There is an unmet demand for functional characterization of variants observed in clinical DNA sequencing. This is evidenced by sequencing tests frequently reporting `variants of uncertain significance', information that cannot be acted on clinically. Of the approaches to characterize mutations in the absence of genetic evidence, all current methods have limitations ? namely, they aren't scalable to the large number of variants being sequenced, or they have inherent limits to their accuracy, a key one of which is that variants are removed from their genomic contexts to be assayed. This project aims to significantly improve experimental variant testing by using a novel genome editing method. This technique, called saturation editing, enables functional testing of large numbers of variants in multiplex, each in their endogenous genomic location. Through application to two genes in which mutations cause either chemotherapy resistance or oncogenesis, the method will yield powerful and accurate data for thousands of variants potentially playing key roles in disease. The first goal will be to generate functional scores for every variant across the coding sequence of the HPRT1 gene for causing resistance to the leukemia drug, 6-thioguanine. This work will provide a richly informative database of variant effects as measured in the genome that can be compared to data from HPRT1- deficient patients to evaluate accuracy. Next, by extending this assay to study over 1,000 mutations in non- coding regions of the same gene, the potential for loss-of-function mutations in non-coding sequences of the genome will be systematically interrogated for the first time. This will provide insights into why clinical sequencing sometimes fails to find coding mutations despite knowledge of which gene is mutated. Finally, saturation editing will be implemented to assay BRCA1 variants for their affects on the homology-directed repair pathway. Experiments will be targeted to the RING domain of BRCA1, where there is a high occurrence of pathogenic missense mutations, most of which have been incompletely characterized. The ability of BRCA1 variants to promote homology-directed repair accurately predicts whether a BRCA1 variant maintains tumor- suppressor function or not. Through this study, more interpretable functional scores for hundreds of BRCA1 variants will be generated, potentially informing clinical decision-making. Collectively, these experiments will generate valuable data for the cancer community, while also establishing a new approach for scalable and accurate functional testing of variants in genes relevant to cancer.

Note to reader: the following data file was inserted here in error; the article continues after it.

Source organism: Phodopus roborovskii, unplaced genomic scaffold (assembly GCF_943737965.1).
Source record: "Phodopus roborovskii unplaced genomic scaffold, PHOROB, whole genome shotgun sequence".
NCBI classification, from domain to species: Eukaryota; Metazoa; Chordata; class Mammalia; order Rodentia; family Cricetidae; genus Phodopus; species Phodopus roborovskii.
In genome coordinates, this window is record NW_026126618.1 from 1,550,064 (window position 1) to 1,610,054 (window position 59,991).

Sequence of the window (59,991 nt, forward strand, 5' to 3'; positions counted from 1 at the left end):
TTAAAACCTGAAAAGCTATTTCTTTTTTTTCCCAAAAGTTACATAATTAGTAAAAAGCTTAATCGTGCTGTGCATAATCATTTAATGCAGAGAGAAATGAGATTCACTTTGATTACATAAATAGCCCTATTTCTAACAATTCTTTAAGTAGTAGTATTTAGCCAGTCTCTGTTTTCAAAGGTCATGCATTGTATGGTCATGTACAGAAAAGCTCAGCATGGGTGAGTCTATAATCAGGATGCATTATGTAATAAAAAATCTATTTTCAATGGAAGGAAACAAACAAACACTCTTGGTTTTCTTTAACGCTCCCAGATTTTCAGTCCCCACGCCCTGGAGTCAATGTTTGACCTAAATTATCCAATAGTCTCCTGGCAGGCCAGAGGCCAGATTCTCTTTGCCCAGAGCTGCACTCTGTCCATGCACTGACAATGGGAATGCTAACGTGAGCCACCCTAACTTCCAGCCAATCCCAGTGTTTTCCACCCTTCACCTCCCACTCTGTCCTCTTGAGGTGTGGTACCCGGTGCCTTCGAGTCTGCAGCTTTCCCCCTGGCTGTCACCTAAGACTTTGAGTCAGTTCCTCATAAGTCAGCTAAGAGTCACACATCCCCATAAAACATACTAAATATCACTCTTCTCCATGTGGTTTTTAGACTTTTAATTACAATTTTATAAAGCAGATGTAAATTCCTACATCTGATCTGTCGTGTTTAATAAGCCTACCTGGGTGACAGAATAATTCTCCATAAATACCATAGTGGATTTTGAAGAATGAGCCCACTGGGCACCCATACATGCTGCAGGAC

Public Health Relevance

A critical problem for understanding cancer at the level of DNA is our limited ability to tell which mutations in the genome matter and which don't. This project will use new technology to edit the genome of growing human cells to create thousands of mutations to key cancer genes. By testing how each of these mutations behave at once, this approach promises to speed our understanding of mutations in cancer, therefore potentially leading to more accurate clinical information for patients and doctors.

National Institute of Health (NIH)
National Cancer Institute (NCI)
Individual Predoctoral NRSA for M.D./Ph.D. Fellowships (ADAMHA) (F30)
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Special Emphasis Panel (ZRG1-F09A-D (20)L)
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Damico, Mark W
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University of Washington
Schools of Medicine
United States
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Findlay, Gregory M; Daza, Riza M; Martin, Beth et al. (2018) Accurate classification of BRCA1 variants with saturation genome editing. Nature 562:217-222
Gasperini, Molly; Findlay, Gregory M; McKenna, Aaron et al. (2017) CRISPR/Cas9-Mediated Scanning for Regulatory Elements Required for HPRT1 Expression via Thousands of Large, Programmed Genomic Deletions. Am J Hum Genet 101:192-205